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Promising Capri and Fiesta Developments
As a dream the setting was almost perfect. Brands Hatch, slumbering in unfamiliar emptiness through a sunny weekday lunch break. Lined up in front of the pits were four interesting cars to drive as I pleased in the next 1J hours. Dreams never come entirely true: a connoisseur would surely demand cars a little more exotic than these familiar Fords, but in each case some interesting development work set these cars aside from their brethren. All of them were also remarkably well suited to track use, pointing an interesting finger at the pace of development amongst ordinary saloon cars today, retaining at least the docility of standard production cars. Those who have competed at the Brands Hatch club circuit may be interested to know that even an 1,100-c.c. Fiesta of 65 b.h.p. lapped the 1.2-mile track in 66 seconds, while a 160-h.p. triple-carburetter Capri (both on road tyres remember) took only 62.7 sec. In fact the Fiesta 1.1S handled just as well as my production racing Escort had on slick tyres in 1972 and was the most impressive f.w.d. saloon I have driven on closed circuits. That juddery road ride is lost completely on a smooth circuit, and it becomes a very attractive proposition.
The morning and afternoon sessions at Brands Hatch were to vividly illustrate recent changes at what used to be Ford Advanced Vehicle Operations. Now operating as Ford Rallye Sport Parts from the same South Ockendon location in Essex, this Ford sub-operation has mined new enthusiast markets since production of the special FAVO Escorts ceased in January 1975.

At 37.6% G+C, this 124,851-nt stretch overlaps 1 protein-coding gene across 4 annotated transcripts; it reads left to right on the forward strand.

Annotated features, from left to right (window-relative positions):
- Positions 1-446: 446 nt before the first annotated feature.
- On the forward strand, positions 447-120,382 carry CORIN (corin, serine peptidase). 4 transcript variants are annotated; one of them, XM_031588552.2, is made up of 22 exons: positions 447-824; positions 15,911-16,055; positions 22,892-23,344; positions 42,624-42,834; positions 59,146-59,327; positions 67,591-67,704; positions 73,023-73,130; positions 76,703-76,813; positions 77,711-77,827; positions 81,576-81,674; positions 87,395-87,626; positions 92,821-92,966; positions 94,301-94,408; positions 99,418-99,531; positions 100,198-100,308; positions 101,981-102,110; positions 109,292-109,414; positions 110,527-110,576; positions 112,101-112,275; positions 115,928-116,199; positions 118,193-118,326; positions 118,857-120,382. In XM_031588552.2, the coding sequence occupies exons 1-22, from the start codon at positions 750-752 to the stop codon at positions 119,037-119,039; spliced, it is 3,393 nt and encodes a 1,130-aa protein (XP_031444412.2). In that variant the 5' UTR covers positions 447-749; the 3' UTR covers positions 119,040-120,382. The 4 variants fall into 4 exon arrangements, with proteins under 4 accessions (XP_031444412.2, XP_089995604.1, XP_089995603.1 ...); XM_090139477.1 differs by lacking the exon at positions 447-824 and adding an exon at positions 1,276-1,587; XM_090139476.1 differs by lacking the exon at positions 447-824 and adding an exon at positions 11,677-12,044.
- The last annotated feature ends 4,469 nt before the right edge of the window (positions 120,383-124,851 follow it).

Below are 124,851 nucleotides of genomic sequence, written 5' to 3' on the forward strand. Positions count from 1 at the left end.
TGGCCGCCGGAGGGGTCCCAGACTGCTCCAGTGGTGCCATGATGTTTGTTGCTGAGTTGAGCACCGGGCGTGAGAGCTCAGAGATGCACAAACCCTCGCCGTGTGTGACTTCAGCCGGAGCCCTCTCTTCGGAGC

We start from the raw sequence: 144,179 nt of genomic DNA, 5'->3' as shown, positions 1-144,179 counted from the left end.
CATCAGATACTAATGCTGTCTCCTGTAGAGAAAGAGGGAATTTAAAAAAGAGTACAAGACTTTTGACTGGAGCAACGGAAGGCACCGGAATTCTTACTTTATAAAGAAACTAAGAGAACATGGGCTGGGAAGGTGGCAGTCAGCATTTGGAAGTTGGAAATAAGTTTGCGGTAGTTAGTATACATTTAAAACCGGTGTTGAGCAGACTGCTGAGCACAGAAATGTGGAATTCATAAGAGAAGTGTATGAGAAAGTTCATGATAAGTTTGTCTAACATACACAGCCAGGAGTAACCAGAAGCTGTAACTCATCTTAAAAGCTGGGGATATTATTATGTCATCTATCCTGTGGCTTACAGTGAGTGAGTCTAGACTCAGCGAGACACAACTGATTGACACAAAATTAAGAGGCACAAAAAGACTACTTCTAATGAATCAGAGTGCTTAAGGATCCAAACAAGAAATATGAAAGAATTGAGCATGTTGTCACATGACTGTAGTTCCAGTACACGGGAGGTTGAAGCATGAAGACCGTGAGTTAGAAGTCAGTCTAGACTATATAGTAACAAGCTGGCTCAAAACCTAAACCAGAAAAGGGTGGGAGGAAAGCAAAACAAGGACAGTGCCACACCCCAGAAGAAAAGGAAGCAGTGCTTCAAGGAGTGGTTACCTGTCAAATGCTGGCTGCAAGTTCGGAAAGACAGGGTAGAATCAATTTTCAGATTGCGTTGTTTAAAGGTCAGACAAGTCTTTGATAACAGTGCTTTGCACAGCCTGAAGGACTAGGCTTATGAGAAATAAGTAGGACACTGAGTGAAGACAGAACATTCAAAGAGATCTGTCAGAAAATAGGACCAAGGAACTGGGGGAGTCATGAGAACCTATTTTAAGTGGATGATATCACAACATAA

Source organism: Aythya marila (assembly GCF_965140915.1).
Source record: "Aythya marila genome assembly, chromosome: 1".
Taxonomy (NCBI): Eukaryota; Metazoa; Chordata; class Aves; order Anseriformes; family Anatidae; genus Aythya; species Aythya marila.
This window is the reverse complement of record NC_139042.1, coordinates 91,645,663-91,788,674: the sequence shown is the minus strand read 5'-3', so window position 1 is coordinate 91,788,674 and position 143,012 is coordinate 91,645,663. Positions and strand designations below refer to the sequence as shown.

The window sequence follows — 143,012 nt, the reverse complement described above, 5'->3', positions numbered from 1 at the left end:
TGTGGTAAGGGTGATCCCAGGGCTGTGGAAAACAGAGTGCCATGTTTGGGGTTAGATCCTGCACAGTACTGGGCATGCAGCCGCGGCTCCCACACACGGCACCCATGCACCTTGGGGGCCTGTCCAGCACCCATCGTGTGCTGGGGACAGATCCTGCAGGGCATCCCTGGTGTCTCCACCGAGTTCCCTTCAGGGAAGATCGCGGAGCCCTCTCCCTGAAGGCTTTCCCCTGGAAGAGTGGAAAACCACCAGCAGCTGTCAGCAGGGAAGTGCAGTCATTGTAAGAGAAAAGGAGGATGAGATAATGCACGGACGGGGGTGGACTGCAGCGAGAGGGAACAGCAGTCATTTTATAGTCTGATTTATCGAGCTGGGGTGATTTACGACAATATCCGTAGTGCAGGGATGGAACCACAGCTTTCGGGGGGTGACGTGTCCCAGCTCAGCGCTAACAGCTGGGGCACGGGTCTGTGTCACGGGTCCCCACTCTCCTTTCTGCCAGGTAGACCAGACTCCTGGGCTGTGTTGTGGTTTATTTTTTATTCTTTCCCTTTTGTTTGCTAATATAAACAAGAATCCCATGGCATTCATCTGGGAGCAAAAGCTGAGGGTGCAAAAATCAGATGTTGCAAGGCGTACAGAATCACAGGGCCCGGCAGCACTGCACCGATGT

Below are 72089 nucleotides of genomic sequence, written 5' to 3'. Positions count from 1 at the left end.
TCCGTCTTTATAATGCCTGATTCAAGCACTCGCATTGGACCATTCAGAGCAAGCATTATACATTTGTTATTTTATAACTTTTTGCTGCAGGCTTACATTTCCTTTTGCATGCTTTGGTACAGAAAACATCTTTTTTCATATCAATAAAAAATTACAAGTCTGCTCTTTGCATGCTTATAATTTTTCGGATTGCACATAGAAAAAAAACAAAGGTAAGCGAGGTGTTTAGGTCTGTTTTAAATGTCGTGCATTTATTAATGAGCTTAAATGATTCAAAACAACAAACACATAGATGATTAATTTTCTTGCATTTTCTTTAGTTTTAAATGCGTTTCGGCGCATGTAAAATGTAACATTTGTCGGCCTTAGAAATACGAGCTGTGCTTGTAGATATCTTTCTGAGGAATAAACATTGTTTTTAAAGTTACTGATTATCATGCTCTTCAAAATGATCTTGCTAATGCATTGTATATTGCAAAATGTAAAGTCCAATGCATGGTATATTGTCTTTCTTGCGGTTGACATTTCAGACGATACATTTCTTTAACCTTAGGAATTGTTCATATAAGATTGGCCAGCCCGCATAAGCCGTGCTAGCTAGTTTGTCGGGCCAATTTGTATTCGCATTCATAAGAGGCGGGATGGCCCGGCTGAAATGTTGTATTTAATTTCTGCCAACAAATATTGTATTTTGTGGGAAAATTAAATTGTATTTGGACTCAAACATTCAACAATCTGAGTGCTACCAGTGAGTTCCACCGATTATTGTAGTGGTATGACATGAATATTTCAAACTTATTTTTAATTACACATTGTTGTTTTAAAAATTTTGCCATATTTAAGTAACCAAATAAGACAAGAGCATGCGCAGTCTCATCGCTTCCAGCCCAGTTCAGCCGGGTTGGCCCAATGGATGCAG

Today's version of FAVO is the overall responsibility of Michael Kranefuss, Ford's director of motorsports in Cologne, West Germany, but the day-to-day management rests with Fritz Boettger. In Germany they have a staff of 12, including three engineers. On the British side the operation is much smaller in numbers but more lively than ever. There is a staff of nine covering sales (headed by Charles Mead) and Purchase (Colin Rogers and Peter Houghton) at Ockendon, while Bill Meade and his engineering assistant do the practical engineering from part of the Ford Competition works at Boreham airfield.